A Reflection on Glory

mara abbott2I’m a sucker for the Olympics, but not for the right reasons. Network coverage is first about nationalism. We only see the athletes from our country. It is second about personalities. There is a reason beyond cheesecake that you get a steady stream of Kerry Walsh-Jennings. Mother of three going after her fourth gold medal who always has a smile and speaks in an easy relatable way, who wouldn’t want to watch that? But the reason I’m a sucker I like to think is even more elementary – it’s about the glory.

The old Hebrew word for glory in its root meaning is weight or mass. When the glory of the Lord fills the temple in Isaiah’s sight, we aren’t talking radiance. It is the weight of the moment before the prophet’s eyes. Millions of moments added together are a feather in the wind compared to this one moment in time. In modern democratic societies glory is something we are not supposed to want because it is unequal. We can have pageantry and pomp which simulate glory, but meet their democratic nemesis in satire. When you encounter true glory, nobody would think of making fun of it. The only thing you wish to do is like Peter on the mount, make the encounter longer. But then it wouldn’t be glory.

Also, unlike our ersatz democratic versions, glory is found in victory and defeat. It is found not just in the glamour sports, but also in the out of the way. In that way glory is more democratic than its replacements could ever be. Four, sometimes eight, sometime more years of training and exercise, uncountable moments, go into this one performance. And even within that one performance of hundreds of moments, it is one that defines it.

Look at the women’s cycling road race. Cycling has an interesting dynamic in that the peloton – the mass of cyclists – are relentless and they almost always catch you. But not always, and that is why some cyclists always make a break away. Cycling is also a team sport, although it may not look like it. There is always a golden child and everyone else is a specialist to protect and carry that golden child. But sometimes it doesn’t break that way. Mara Abbot was not the golden child but a specialist climber. Her role was to hit the hills with everything she has to take the final sprint out of the legs of everyone else while carrying her teammate to the top of the hills. But her teammate couldn’t do it, and no one else would help on the climb. So Ms. Abbot did it all herself opening up a minute lead on the pack. One person had gone with her, but she didn’t share the load. And when they crested the hill, this hanger-on took off down the steep slope. About half-way down nemesis caught her as she couldn’t control the bike and flew over the handles in a heap leaving the in control Ms. Abbot alone in the lead. And she kept it, for a long time. She never looked back. She kept her eyes on what was ahead. After the race, they asked her if she ever thought she might get a medal. Abbot answered, “well at 5 miles and 4 and 2 and 1, no. The chase always captures you, and I had left it all on that hill. But, when I saw 300 meters to go, I said, this could happen.” At 200 m three riders in a chase pack zoomed past her. She didn’t respond, there was nothing left to respond with. Abbot finished fourth. After doing everything right – the perfect teammate, the lead on the climb, keeping within herself on the descent, 4 hours on the bike – she wasn’t on the podium by 4 seconds. But that is the thing about glory, the weight of all those moments compressing into that one. She had run the race. She had left it all out there. The hill specialist without the motor to win it (the expectation was that after the hill she would just drop out of the race) was there. Everyone watching knew she was going to get caught, but she never looked back. It’s not the glory of the podium, but this was something even weightier. This was a unique moment. Terrible and full of glory.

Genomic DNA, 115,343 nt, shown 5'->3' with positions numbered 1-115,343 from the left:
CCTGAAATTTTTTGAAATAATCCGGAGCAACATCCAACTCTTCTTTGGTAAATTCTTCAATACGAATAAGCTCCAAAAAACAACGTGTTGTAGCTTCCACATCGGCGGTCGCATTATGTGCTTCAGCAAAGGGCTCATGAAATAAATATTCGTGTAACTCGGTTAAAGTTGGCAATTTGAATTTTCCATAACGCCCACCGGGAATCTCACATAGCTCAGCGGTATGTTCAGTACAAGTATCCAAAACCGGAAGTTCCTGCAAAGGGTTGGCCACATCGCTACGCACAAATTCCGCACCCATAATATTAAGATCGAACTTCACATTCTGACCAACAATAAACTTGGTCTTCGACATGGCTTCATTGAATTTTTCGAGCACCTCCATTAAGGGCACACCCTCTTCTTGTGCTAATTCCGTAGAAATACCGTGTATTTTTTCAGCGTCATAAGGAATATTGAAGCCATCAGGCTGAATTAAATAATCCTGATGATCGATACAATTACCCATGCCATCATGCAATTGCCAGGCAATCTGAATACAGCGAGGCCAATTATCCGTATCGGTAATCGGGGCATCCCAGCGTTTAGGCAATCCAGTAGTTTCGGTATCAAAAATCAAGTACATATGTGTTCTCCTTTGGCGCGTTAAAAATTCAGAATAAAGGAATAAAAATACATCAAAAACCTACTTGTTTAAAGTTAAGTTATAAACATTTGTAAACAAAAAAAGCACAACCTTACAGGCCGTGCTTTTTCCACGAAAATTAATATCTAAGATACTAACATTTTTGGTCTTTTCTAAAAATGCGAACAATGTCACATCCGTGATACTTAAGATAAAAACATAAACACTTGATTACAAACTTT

I think the apostle Paul was something of a fan of the games as well. “Everyone who competes in the games goes into strict training. They do it to get a crown that will not last, but we do it to get a crown that will last forever (1 Cor. 9:25).” There he focuses on the winning, but later “So is it with the resurrection of the dead. What is sown is perishable; what is raised is imperishable. It is sown in dishonor; it is raised in glory (1 Cor. 15:42-43).” All the moments of our lives are compressing to that last one. That is a unique moment, terrible and full of glory. When the weight of eternity is placed on us, have we run the race such that it is a prize, or a punishment? “We do not lose heart. Though our outer self is wasting away, our inner self is being renewed day by day. For this light momentary affliction is preparing for us an eternal weight of glory beyond all comparison, as we look not to the things that are seen but to the things that are unseen. For the things that are seen are transient, but the things that are unseen are eternal (2 Cor. 4:16-18).” Don’t be fooled by the imitations, don’t settle for what fades, see the signs and prepare for that eternal weight of glory.